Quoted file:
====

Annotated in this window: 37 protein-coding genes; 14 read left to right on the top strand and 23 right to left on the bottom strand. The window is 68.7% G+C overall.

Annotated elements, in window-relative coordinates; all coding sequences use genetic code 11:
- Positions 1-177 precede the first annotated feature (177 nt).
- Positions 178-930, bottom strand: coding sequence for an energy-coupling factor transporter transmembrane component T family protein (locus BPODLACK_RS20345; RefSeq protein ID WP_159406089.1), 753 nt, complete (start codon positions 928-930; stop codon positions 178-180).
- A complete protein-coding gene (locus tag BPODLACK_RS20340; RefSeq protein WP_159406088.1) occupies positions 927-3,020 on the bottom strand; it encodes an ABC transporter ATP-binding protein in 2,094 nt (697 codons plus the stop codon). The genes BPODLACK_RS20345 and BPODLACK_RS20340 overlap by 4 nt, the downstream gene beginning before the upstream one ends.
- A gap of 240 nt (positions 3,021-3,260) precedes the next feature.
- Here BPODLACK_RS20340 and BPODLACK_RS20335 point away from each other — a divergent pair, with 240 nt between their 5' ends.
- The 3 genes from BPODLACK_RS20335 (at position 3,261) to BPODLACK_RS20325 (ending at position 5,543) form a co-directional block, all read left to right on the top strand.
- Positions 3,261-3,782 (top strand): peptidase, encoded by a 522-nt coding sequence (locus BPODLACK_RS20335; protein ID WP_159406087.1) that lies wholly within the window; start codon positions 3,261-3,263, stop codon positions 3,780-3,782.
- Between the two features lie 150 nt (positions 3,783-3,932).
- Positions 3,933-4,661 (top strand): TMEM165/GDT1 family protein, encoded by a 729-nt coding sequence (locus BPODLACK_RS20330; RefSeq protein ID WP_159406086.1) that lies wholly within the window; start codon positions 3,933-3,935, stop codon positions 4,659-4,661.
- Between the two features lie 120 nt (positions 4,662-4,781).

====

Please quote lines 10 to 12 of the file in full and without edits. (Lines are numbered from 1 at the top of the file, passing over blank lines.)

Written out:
- Between the two features lie 150 nt (positions 3,783-3,932).
- Positions 3,933-4,661 (top strand): TMEM165/GDT1 family protein, encoded by a 729-nt coding sequence (locus BPODLACK_RS20330; RefSeq protein ID WP_159406086.1) that lies wholly within the window; start codon positions 3,933-3,935, stop codon positions 4,659-4,661.
- Between the two features lie 120 nt (positions 4,662-4,781).